The Wynwood Walls, on Northwest Second Avenue between 25th and 26th streets, feature murals by famed street artists.

Thanks to the popularity of Art Basel over the past decade and the renaissance of all things creative throughout the city, Miami has easily become the spot to view, discuss and enjoy modern and contemporary fine art. On Second Saturday Art Walk, roughly 60 galleries in the Wynwood Arts District throw open their doors for the inevitable droves from 6-10 p.m.

“The vibe is overwhelmingly positive,” says Patrick Walsh, executive director of the Wynwood Arts District Association (WADA). “There’s always an element of surprise since there are new gallery openings, installations and productions each month—not to mention all the new businesses opening in the neighborhood.”

For the most part, Wynwood galleries exhibit a range of works from pieces by local emerging artists to well-established blue chip collections. The street art represents talent from around the world and changes regularly, most drastically each year before and during Art Basel, the first week of December. The Wynwood Walls, abandoned warehouses on Northwest Second Avenue between 25th and 26th streets, has featured the work of more than 50 artists from 16 countries since its inception in 2009 to transform the district.

Given the sheer number of galleries and innovative spaces in this area’s art walk, it’s a good idea to plan ahead when participating in Second Saturday. Walsh’s personal favorites include Gallery Diet, Gregg Shienbaum Fine Art and Robert Fontaine Gallery. Other must-sees are The Margulies Collection at the Warehouse and the Rubell Family Collection, which both feature contemporary art.

 

Chicago

Second Fridays

NYCH Gallery in Chicago
NYCH Gallery in Chicago

Spanning several contiguous blocks, the Chicago Arts District is somewhat of a newbie in the national art scene. The district was established in 2002 by the third generation of the Podmajersky family, which first settled in the East Pilsen neighborhood in 1914 and ran a successful dairy before buying up property that housed and employed many immigrants.

Sandra Zhong, marketing and administrative assistant for the Chicago Arts District, suggests guests streamline their experience by starting at the information center, where friendly staff members hand out maps and answer questions to help visitors navigate through the self-guided art walk.

Centered around South Halsted and West 18th streets, Second Fridays now showcases 30-plus creative spaces in a posh nucleus of galleries, lofts and studios from 6-10 p.m.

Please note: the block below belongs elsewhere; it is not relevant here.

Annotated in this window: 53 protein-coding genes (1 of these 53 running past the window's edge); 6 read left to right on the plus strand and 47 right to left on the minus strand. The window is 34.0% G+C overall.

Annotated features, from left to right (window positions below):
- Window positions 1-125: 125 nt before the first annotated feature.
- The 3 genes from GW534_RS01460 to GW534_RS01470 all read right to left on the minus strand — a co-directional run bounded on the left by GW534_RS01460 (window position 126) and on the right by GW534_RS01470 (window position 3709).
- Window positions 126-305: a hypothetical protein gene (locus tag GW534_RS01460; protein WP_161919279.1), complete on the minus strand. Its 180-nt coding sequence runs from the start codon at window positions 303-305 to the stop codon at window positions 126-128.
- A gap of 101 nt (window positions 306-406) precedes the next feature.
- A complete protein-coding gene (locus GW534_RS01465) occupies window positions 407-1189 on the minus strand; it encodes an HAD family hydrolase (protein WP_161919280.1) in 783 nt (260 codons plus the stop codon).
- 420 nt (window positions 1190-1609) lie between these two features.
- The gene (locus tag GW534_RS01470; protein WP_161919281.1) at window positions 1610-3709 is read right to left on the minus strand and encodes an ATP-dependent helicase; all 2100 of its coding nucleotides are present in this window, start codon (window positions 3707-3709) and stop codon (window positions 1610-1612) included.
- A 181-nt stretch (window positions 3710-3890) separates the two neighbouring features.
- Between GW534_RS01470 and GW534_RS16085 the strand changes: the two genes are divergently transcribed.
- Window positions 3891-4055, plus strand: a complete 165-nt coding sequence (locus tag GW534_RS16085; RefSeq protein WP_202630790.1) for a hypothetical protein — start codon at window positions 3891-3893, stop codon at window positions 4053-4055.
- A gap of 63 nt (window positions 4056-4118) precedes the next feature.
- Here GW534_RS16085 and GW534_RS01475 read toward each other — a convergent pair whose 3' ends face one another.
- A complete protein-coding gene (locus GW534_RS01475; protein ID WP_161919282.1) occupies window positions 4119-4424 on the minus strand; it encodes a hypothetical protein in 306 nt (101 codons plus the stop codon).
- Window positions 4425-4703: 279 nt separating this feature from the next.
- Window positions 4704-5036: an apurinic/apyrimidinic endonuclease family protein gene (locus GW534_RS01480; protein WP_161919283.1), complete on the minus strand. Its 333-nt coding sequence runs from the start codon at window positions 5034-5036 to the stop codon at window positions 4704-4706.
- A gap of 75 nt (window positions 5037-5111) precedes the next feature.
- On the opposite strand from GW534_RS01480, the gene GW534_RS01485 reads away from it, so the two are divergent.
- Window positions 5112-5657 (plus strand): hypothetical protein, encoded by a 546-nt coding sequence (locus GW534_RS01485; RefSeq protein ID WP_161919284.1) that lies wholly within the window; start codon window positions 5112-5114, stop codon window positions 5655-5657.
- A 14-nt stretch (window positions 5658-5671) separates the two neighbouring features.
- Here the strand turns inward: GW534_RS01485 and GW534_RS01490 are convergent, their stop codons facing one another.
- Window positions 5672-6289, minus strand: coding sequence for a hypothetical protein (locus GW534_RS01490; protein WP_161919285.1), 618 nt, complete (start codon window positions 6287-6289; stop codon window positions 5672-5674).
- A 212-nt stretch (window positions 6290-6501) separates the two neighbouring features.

This particular walk provides an up-close look at the artwork. Open houses allow the public to mingle in the intimacy of the artists’ own studios and homes, while organized discussions are both educational and enlightening, often offering an inside glimpse of the inspiration and creative process behind the artists’ pieces. Community favorites include Bryan Sperry Studio, Artpentry, Studio Oh! and NYCH Gallery.

 

Austin, Texas

First Friday Art Walk

First Friday Art Walk in Fredericksburg—a little over an hour outside Austin city limits—consists of 14 galleries open from 10 a.m. to 8 p.m., the majority of which are located on Main Street between Orange and Washington streets. With each gallery serving local food and vino from nearby award-winning wineries Becker Vineyards, Grape Creek Vineyards and Torre de Pietra, Fredericksburg offers something that most art walks do not: a full day of visual and physical sustenance.

“A stroll through the streets of our very Norman Rockwell-esque town is always beautiful, and art walk evenings are no different,” says Elizabeth Harris, gallery associate and special events coordinator at InSight Gallery. “Drifts of live music and conversations pour out of gallery doors up and down Main Street until at least 8 p.m., but often later, as the doors are open until the last patron leaves.”

Long referred to as an antiquing town with strong German heritage, Fredericksburg has only recently established itself as a hotbed of fine art. With roughly 1.5 million visitors each year, “this little jewel of a town,” as Harris calls it, is definitely putting itself on the map.

 

—Written by Jennifer Pappas Yennie